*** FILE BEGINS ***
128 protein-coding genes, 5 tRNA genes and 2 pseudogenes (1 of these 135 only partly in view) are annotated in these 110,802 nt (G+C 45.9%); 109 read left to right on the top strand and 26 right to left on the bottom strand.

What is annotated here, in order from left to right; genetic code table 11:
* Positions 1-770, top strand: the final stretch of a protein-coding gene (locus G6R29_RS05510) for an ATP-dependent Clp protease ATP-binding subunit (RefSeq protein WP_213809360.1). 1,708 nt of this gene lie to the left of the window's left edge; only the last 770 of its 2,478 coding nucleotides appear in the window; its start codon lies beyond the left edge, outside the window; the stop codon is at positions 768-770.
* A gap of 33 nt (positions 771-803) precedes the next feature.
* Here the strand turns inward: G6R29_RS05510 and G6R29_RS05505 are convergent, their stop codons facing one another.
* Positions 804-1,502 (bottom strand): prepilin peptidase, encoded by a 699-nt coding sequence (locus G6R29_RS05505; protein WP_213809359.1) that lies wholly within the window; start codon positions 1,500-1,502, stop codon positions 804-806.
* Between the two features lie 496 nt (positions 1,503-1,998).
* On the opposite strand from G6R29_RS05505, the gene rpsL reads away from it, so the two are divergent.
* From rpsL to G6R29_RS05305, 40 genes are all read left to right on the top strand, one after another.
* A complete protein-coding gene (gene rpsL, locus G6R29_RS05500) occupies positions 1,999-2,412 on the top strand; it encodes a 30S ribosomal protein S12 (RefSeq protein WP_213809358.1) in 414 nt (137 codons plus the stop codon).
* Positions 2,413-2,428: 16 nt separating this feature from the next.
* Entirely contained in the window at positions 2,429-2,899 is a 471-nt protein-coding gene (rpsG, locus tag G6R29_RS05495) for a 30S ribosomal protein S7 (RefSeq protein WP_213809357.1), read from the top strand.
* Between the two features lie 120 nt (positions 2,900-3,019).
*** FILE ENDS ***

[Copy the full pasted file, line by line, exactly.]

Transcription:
128 protein-coding genes, 5 tRNA genes and 2 pseudogenes (1 of these 135 only partly in view) are annotated in these 110,802 nt (G+C 45.9%); 109 read left to right on the top strand and 26 right to left on the bottom strand.

What is annotated here, in order from left to right; genetic code table 11:
* Positions 1-770, top strand: the final stretch of a protein-coding gene (locus G6R29_RS05510) for an ATP-dependent Clp protease ATP-binding subunit (RefSeq protein WP_213809360.1). 1,708 nt of this gene lie to the left of the window's left edge; only the last 770 of its 2,478 coding nucleotides appear in the window; its start codon lies beyond the left edge, outside the window; the stop codon is at positions 768-770.
* A gap of 33 nt (positions 771-803) precedes the next feature.
* Here the strand turns inward: G6R29_RS05510 and G6R29_RS05505 are convergent, their stop codons facing one another.
* Positions 804-1,502 (bottom strand): prepilin peptidase, encoded by a 699-nt coding sequence (locus G6R29_RS05505; protein WP_213809359.1) that lies wholly within the window; start codon positions 1,500-1,502, stop codon positions 804-806.
* Between the two features lie 496 nt (positions 1,503-1,998).
* On the opposite strand from G6R29_RS05505, the gene rpsL reads away from it, so the two are divergent.
* From rpsL to G6R29_RS05305, 40 genes are all read left to right on the top strand, one after another.
* A complete protein-coding gene (gene rpsL, locus G6R29_RS05500) occupies positions 1,999-2,412 on the top strand; it encodes a 30S ribosomal protein S12 (RefSeq protein WP_213809358.1) in 414 nt (137 codons plus the stop codon).
* Positions 2,413-2,428: 16 nt separating this feature from the next.
* Entirely contained in the window at positions 2,429-2,899 is a 471-nt protein-coding gene (rpsG, locus tag G6R29_RS05495) for a 30S ribosomal protein S7 (RefSeq protein WP_213809357.1), read from the top strand.
* Between the two features lie 120 nt (positions 2,900-3,019).